The Ninth Circuit Court of Appeals, the nation’s largest appellate court, with jurisdiction over 15 judicial districts and 61 million people—almost 20 percent of the nation’s population—spans from Alaska to Arizona, from Montana to Hawaii. The Ninth Circuit has a reputation for being an environmentally sensitive court, but the court is as diverse as the terrain over which it has jurisdiction. Due to its size, the court’s en banc reviews do not include all 29 judges but instead only panels of 11. Thus, Ninth Circuit en banc panels can reflect the kind of diversity of opinion they aim to reduce. Recently, the two en banc decisions discussed in this article—Lands Council v. McNair and Karuk Tribe of California v. U.S. Forest Service—displayed the court’s apparently schizophrenic approach to review of agency environmental decision-making.
A unanimous court in Lands Council called for more deference to Forest Service decisions favoring timber harvests, while the Karuk Tribe majority, with barely a reference to Lands Council, gave close scrutiny to the Forest Service’s interpretation of the Endangered Species Act. The latter decision prompted a bitter dissent from the author of Lands Council, Judge Milan Smith, which seemed to be more of a political diatribe than legal criticism and may have been aimed at attracting the attention of the U.S. Supreme Court. Although the varying results of the two cases can be reconciled, we think that they epitomize a deep philosophical rift within the court on environmental issues, and we include an appendix suggesting to litigators on which side of the environmental divide certain Ninth Circuit judges may fall.
Environmental impact assessment (EIA) is used by most countries and is widely recognized as an important instrument for infusing sustainable development considerations into governmental decision-making. However, studies show that EIA often falls short of that goal. This article explores the design and operation of EIA through the lens of comparative institutional analysis. It examines the pros and cons of various governmental institutions charged with implementing EIA, uses a case study of Taiwan to demonstrate the validity of this analytical framework, and provides suggestions for future practices and legal reforms.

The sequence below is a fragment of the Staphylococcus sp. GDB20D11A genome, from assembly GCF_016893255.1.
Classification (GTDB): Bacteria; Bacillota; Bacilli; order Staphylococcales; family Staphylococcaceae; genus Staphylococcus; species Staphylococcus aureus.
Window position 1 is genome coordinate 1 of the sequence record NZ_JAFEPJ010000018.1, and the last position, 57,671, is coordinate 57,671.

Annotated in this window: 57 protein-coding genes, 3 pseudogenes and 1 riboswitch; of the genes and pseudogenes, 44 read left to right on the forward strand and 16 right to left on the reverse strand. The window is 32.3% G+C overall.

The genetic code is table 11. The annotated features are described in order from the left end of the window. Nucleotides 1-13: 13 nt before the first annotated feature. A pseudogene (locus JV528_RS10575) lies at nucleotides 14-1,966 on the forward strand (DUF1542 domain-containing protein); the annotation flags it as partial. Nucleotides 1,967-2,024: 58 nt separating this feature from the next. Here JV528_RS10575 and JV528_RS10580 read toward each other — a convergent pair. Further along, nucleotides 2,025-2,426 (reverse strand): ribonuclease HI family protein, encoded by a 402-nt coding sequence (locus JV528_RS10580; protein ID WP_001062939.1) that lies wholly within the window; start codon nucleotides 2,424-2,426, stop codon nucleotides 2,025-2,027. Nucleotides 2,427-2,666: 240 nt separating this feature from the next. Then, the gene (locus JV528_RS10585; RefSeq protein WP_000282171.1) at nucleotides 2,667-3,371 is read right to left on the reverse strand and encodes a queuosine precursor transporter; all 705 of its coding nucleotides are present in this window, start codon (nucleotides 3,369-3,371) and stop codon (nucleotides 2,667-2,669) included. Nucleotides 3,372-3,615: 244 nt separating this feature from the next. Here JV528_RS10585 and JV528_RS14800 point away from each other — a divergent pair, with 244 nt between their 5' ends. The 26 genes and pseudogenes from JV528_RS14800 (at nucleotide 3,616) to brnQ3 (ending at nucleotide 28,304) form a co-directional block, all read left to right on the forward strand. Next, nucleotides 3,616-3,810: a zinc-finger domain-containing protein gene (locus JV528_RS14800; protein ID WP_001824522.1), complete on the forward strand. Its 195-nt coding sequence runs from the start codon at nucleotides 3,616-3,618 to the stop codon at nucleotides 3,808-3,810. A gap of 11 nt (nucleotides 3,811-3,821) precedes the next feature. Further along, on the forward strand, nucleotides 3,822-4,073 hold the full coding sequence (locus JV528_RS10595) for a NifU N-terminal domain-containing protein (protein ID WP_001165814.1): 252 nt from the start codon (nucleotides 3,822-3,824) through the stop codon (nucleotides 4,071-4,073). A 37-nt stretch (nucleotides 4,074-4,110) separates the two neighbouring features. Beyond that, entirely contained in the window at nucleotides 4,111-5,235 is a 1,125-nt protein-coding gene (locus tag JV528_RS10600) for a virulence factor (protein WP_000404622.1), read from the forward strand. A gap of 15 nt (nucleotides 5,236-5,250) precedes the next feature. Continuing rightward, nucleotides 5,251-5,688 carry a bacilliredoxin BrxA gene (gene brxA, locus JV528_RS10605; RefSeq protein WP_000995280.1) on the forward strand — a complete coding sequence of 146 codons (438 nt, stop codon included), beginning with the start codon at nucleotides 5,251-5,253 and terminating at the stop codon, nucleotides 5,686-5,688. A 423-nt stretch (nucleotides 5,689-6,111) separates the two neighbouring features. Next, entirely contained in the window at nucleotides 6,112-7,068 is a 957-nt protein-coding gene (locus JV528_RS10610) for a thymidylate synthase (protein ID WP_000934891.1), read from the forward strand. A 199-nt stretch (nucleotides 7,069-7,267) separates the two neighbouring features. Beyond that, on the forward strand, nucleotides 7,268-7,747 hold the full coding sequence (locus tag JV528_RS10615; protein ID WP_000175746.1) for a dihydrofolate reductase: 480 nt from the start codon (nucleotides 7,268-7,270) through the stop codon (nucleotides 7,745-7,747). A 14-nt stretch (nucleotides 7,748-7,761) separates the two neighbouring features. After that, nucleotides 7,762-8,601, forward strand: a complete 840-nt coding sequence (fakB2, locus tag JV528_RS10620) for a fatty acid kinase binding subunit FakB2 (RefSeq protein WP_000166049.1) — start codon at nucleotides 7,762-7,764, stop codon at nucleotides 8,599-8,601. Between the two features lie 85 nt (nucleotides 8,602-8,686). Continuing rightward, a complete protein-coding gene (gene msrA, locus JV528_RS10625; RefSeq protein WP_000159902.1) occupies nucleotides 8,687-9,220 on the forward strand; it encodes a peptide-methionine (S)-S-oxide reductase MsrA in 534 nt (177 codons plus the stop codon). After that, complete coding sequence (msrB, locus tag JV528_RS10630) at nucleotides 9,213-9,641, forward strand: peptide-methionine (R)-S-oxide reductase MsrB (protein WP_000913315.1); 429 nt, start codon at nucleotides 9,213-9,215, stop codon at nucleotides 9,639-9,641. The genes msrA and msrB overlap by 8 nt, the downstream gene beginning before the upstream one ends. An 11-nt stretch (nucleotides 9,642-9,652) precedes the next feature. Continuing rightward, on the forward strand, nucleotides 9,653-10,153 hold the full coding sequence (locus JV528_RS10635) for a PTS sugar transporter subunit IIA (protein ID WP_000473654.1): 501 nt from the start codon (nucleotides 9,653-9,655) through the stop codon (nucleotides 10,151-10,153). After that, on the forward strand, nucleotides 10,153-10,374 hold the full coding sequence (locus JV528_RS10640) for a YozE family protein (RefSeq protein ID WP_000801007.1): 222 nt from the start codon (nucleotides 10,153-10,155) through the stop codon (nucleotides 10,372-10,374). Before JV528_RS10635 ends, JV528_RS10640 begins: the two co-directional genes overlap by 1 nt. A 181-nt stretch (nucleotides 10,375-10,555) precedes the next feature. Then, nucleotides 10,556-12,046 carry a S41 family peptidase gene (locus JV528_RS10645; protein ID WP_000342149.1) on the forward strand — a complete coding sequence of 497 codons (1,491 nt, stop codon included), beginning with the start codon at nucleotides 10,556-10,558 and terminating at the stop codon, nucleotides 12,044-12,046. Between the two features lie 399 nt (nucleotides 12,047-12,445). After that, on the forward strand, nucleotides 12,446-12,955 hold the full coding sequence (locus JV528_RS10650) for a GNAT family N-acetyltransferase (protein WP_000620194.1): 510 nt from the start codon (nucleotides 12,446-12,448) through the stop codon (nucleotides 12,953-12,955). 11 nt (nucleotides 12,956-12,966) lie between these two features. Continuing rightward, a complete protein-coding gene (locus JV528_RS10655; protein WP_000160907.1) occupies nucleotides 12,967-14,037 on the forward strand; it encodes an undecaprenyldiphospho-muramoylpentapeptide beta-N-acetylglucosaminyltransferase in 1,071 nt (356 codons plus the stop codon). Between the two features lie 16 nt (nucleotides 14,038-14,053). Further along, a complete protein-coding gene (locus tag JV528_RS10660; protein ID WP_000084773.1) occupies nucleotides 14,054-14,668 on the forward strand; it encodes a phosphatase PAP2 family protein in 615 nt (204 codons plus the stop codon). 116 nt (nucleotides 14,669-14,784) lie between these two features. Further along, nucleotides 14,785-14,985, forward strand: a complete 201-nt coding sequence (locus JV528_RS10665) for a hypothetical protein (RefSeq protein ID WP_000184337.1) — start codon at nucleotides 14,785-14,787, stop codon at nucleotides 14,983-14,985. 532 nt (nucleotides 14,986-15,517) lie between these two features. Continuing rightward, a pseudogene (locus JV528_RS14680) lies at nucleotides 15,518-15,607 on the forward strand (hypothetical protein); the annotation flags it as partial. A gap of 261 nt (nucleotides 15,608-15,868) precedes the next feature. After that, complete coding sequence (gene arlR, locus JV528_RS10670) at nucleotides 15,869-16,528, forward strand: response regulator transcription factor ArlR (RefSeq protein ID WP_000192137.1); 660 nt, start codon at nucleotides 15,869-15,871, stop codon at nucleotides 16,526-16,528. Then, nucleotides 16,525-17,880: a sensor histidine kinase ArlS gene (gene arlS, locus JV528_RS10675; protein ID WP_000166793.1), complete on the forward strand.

This article proposes that the core problem that EIA is meant to address is minoritarian bias—the highly disproportionate representation of the interests of developmental interest groups in political processes, as opposed to the interests of the general public and future generations. To adequately counteract this political malfunction, this article argues for improvements to EIA systems that enhance public participation, reinforce expert governance, and heighten judicial scrutiny. Among these, the judiciary plays the most profound institutional role. Where minoritarian bias is prominent in EIA proceedings, courts should strictly review, rather than submissively defer to, EIA judgments and developmental decisions.
The SunZia Southwest Transmission Project is a high-voltage transmission line under development in southern New Mexico and Arizona. The project was created to allow the expansion of the renewable energy production economy, and is also part of larger efforts at climate change mitigation. It has the support of federal and state governments, and has been fast-tracked by the Obama Administration. However, in spite of its potential to increase the availability of clean energy, conflicts between local environmental groups and government agencies over siting difficulties have impeded its development. Efforts to streamline the permitting process have been largely unsuccessful, as they often focus on centralizing authority at the expense of local input, and result in increased opposition from citizen groups and local governments who feel their needs and concerns are being ignored. This article examines the current permitting process, potential methods of centralization to increase efficiency, and the procedural protections that will be necessary to ensure that this efficiency does not reduce local input. Easing the development of renewable energy is both necessary to protect the climate, and a concept that lends itself to broad support from environmental groups, government agencies, and the business sector. This article proposes that this potential for support should be encouraged and conflict minimized by ensuring adequate opportunities for meaningful citizen input that can help SunZia and similar projects be embraced rather than rejected by their local communities.
In 1918, Congress passed the Migratory Bird Treaty Act (MBTA) to curb mass avian extermination caused by hunting and poaching. Despite Congress’s initial concern with these activities, the U.S. Fish and Wildlife Service (FWS) expanded the scope of MBTA enforcement to include bird deaths caused by industrial activities. This created a glaring split of authority among U.S. Circuit Courts of Appeals, with one side applying strict liability under the MBTA for all deaths of protected birds caused by industrial activities and the other side refusing to apply the MBTA to indirect and unintentional bird deaths.